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3 takeaways after Warriors lose to Thunder, drop 7th-straight road game

© Alonzo Adams-USA TODAY Sports

The Warriors cannot find a win on the road. Once again, they started slow, cut into the deficit and even grabbed a slim lead.

But it wasn’t sustainable, and their defense collapsed. It was another hard to swallow road loss, in 137-128 fashion, against a young Thunder team that seemed unable to miss from three.

Defense? We’re talking about defense?!

This game was a brutal watch for anyone who’s a fan of defense. It had all the markings of a typically awfully Warriors road game. Golden State came out slow, turned it over constantly and immediately fell into a double-digit deficit.

Neither team had much interest in playing defense in the first quarter, and there was a general ease for Oklahoma City in putting points on the board.

That continued for the entirety of the night.

It was like the Lakers game a couple days ago. The Warriors would close the gap, make it a tie or nearly tied game, then the Thunder would explode offensively.

Both teams were lights out from the field, shooting roughly 53 percent each, but the Thunder were unconscious from three (45.9 percent to 39.2 percent), and the Warriors turned it over at an unsustainable rate (21 turnovers to Oklahoma City’s 18).

Oklahoma City looked younger and stronger. They out-rebounded the Warriors by eight, leading to extra attempts that the Warriors couldn’t afford.

The late third quarter was a nightmare. An abundance of moving screen calls got the Warriors in a rut. And with Looney (and Curry) out of the game, the Thunder started abusing inside passes and drives from Josh Giddey to Dario Saric. Saric had his way inside at the end of the quarter, scoring seven points in a two-minute stretch.

It put Golden State down by 11 with 1:37 remaining. They made an even later stretch to close the gap, but by the end of the third, they trailed 105-99.

They entered this game 0-18 on the road when trailing entering the fourth quarter. That’s now an 0-19 record.

The Thunder, who forced the most turnovers in the league, immediately went on a 17-2 run to start the fourth, and capitalized off Golden State’s sloppiness.

It might have been a different result if the Warriors could have been decent outside of Curry in the fourth. Instead, they went on a more than four-minute field goal drought highlighted by a handful of missed threes from Jordan Pole and Klay Thompson.

Poole, in particular, was dreadful, putting up 11 points, 3 rebounds and 3 assists with a couple of turnovers and going just 1-of-7 from deep. He limped off the court late after he appeared to knock his knee with a Thunder player.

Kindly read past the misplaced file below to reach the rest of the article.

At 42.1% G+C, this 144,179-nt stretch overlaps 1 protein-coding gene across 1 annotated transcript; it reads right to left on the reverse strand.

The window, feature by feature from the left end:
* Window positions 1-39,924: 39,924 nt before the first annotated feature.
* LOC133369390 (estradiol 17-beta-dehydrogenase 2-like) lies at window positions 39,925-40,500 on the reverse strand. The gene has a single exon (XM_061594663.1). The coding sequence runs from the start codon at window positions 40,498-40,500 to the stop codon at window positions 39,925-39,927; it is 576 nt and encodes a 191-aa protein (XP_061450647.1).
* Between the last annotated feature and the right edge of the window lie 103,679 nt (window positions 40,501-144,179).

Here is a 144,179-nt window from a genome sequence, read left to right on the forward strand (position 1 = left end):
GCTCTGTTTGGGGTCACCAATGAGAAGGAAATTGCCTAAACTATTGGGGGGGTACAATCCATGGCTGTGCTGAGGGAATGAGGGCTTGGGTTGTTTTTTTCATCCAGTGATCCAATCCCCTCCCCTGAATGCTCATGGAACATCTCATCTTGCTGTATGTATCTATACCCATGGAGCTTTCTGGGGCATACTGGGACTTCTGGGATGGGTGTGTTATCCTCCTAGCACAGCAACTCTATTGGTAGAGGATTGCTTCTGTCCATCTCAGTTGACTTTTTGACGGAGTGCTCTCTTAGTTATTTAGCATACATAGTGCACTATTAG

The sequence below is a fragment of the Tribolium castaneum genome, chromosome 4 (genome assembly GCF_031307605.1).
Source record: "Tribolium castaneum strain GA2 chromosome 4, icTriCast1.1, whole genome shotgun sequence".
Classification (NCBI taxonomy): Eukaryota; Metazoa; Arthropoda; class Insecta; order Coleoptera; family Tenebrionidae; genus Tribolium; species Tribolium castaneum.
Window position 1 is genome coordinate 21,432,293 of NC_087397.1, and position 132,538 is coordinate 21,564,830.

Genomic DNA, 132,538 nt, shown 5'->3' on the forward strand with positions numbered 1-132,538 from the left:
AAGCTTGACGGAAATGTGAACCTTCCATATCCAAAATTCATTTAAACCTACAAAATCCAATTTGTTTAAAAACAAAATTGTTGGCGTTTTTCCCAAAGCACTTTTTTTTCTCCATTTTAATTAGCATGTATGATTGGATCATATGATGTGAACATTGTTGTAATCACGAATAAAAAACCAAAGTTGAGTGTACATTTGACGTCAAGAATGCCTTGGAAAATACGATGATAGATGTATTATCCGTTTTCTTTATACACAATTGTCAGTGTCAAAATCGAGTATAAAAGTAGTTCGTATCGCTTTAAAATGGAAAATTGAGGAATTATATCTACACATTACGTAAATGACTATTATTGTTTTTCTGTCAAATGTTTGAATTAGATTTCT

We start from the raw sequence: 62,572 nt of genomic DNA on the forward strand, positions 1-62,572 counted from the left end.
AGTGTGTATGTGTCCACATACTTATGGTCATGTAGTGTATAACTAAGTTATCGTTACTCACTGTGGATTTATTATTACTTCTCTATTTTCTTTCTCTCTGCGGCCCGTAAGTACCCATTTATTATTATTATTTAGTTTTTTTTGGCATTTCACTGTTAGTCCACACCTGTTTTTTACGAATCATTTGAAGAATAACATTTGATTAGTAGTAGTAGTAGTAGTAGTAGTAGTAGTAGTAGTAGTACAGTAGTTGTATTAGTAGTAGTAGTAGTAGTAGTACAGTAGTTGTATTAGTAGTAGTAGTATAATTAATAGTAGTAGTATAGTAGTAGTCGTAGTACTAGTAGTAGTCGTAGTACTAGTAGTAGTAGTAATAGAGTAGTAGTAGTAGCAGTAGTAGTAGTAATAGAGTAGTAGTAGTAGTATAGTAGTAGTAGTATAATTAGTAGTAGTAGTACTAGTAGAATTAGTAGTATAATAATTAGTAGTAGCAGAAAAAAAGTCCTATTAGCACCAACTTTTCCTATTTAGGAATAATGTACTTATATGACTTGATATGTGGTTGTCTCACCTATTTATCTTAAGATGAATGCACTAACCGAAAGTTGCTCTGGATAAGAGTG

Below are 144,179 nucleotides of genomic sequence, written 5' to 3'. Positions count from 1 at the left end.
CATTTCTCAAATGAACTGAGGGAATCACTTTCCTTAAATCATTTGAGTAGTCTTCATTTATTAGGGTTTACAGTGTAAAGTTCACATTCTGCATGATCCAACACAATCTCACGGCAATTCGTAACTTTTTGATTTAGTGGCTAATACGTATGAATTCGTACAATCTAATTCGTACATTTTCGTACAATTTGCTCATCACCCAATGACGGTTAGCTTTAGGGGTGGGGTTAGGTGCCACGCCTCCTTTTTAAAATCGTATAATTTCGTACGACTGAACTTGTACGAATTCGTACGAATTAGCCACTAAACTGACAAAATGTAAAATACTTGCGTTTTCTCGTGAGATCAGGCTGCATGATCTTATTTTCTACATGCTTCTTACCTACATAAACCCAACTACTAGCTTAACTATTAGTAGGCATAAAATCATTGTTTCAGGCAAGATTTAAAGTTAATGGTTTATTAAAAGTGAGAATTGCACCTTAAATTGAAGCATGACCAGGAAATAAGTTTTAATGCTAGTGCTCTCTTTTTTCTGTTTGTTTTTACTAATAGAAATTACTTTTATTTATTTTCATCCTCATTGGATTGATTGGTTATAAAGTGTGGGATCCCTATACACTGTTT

Without any physicality or size inside — and often effort — the Warriors continued to get crushed defensively on the road.

Steph was nearly perfect

You could understand if Curry had to shake off a little rust. He’s missed an abundance of games this season due to injuries.

But he’s been excellent in his return. That’s understating it, even with what we know about Curry.

Entering the fourth quarter, he had 29 points on 7-of-8 from three. He immediately hit a driving layup and a deep three to force a timeout from Thunder head coach Mark Daigneault.

But the game got away from them, and when Curry checked back in with just a bit less than five minutes remaining, Golden State trailed by 13.

He hit a couple of threes in the waning minutes, as did Thompson and Kuminga, to cut it to as close to six points.

But without any defense, it was still too much for him.

It’s wild to look at his performance and think the Warriors lost. He had 40 points, 6 rebounds and 7 assists, but with 6 turnovers. He was an outrageous 14-of-23 from the field and 10-of-16 from three.

It’s his 23rd time with 10 threes in a game. Thompson, with nine games, is second.

Other stuff: Late-game shenanigans, DiVincenzo and Looney

  • Light the lantern: The last few minutes of the game were just dumb. Stupid. Silly. Much of that was the result of the Warriors playing unserious basketball for most of the game, and then giving themselves a late chance. The Warriors had a late challenge that was successful, then promptly fouled on a 50-50 ball that looked clean. A couple minutes later, Curry pulled up for a three down seven points, and was fouled. The Thunder challenged, won, then won the tip at mid-court, effectively icing the game.
  • Kevon Looney looked like he was really hurting on Tuesday. He came in to the game with a lingering back injury. He played just 11 minutes and didn’t look like his usual self, turning it over three times and finishing with 4 points and 5 rebounds.
  • Donte DiVincenzo is a menace: There are so many times when the only player who looks like he actually cares about winning on the Warriors is Donte DiVincenzo. He is constantly wreaking havoc on the defensive end, especially in the passing lanes. He had a rough start, but finished with 7 points, 6 rebounds, 7 assists and 3 steals with a couple turnovers. His effort is monumental, and is the only thing that keeps them in games.
  • No fringe guys: The likes of Ty Jerome, Moses Moody and Anthony Lamb were not available. Lambi is over his 50-game two-way limit and is done unless his contract is converted to take up the 15th spot on the roster. He and Moody played a G-League game earlier in the day.

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